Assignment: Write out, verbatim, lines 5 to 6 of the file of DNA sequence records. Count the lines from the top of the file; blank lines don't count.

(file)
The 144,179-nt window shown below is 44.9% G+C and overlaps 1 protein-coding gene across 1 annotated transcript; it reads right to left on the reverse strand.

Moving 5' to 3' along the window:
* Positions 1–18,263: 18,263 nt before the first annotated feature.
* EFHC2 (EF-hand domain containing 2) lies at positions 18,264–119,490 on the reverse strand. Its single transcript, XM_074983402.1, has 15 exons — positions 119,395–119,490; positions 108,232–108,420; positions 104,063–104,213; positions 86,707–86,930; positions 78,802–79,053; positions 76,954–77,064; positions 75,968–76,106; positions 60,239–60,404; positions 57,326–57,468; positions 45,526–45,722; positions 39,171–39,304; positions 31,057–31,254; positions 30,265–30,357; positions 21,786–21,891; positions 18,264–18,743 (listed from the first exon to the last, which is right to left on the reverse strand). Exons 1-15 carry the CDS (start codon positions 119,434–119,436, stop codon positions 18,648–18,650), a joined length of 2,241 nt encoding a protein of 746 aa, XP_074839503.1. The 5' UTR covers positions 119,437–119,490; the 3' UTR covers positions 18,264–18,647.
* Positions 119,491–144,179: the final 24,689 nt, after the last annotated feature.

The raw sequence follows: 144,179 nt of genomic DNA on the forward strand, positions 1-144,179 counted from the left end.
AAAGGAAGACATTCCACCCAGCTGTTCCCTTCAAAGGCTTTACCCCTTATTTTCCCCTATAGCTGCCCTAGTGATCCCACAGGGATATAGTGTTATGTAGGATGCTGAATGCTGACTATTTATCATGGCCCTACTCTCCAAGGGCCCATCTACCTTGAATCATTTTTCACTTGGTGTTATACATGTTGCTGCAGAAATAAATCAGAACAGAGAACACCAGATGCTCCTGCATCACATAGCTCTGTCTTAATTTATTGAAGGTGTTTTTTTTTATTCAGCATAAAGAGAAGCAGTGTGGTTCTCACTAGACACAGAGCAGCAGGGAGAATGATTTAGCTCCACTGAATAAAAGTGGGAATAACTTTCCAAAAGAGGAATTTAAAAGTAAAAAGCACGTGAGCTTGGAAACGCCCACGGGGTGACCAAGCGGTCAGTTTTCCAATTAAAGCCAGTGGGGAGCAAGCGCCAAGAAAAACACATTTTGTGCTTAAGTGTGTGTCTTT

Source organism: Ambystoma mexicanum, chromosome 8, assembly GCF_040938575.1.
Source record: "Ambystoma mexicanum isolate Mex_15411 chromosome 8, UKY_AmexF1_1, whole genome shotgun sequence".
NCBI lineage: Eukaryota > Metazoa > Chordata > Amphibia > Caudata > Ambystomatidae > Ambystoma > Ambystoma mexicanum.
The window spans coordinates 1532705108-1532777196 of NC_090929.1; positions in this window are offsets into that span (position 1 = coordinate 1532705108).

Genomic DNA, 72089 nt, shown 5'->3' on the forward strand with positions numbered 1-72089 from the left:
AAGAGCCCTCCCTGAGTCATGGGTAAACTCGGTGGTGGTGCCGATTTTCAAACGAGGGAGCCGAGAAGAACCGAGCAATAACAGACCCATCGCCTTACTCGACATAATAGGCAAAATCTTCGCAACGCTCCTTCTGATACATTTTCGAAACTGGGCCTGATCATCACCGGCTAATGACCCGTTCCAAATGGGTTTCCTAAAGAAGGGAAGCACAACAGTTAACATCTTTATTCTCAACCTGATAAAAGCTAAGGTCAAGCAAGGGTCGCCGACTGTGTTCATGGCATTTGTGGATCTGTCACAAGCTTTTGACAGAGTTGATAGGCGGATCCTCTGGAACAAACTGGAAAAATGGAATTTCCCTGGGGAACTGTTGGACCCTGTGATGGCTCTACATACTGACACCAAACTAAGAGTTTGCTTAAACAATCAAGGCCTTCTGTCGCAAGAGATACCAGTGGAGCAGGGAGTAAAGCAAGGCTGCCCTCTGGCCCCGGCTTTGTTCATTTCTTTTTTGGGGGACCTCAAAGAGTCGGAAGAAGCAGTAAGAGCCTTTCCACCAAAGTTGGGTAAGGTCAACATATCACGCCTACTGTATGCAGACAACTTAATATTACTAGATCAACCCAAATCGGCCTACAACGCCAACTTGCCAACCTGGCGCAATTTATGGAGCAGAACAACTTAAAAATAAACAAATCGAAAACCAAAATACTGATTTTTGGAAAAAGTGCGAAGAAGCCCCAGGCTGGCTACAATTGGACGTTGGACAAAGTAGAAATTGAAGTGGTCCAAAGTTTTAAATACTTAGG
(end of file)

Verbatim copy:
* Positions 119,491–144,179: the final 24,689 nt, after the last annotated feature.

The raw sequence follows: 144,179 nt of genomic DNA on the forward strand, positions 1-144,179 counted from the left end.